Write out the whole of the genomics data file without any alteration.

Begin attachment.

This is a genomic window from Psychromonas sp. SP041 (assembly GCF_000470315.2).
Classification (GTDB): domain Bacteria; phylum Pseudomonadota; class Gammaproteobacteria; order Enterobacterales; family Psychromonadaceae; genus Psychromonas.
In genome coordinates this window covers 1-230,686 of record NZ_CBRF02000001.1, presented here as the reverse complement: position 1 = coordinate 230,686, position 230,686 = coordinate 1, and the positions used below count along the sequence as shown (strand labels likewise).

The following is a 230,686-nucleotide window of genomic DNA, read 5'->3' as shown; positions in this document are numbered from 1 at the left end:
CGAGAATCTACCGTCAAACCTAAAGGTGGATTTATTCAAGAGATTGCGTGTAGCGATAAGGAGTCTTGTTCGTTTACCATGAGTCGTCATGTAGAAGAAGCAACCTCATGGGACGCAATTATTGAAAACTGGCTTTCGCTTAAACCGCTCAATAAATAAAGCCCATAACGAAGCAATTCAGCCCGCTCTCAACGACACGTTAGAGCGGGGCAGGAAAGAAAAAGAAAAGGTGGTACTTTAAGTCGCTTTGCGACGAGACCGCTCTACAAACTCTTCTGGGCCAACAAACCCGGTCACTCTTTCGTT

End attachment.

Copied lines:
This is a genomic window from Psychromonas sp. SP041 (assembly GCF_000470315.2).
Classification (GTDB): domain Bacteria; phylum Pseudomonadota; class Gammaproteobacteria; order Enterobacterales; family Psychromonadaceae; genus Psychromonas.
In genome coordinates this window covers 1-230,686 of record NZ_CBRF02000001.1, presented here as the reverse complement: position 1 = coordinate 230,686, position 230,686 = coordinate 1, and the positions used below count along the sequence as shown (strand labels likewise).

The following is a 230,686-nucleotide window of genomic DNA, read 5'->3' as shown; positions in this document are numbered from 1 at the left end:
CGAGAATCTACCGTCAAACCTAAAGGTGGATTTATTCAAGAGATTGCGTGTAGCGATAAGGAGTCTTGTTCGTTTACCATGAGTCGTCATGTAGAAGAAGCAACCTCATGGGACGCAATTATTGAAAACTGGCTTTCGCTTAAACCGCTCAATAAATAAAGCCCATAACGAAGCAATTCAGCCCGCTCTCAACGACACGTTAGAGCGGGGCAGGAAAGAAAAAGAAAAGGTGGTACTTTAAGTCGCTTTGCGACGAGACCGCTCTACAAACTCTTCTGGGCCAACAAACCCGGTCACTCTTTCGTT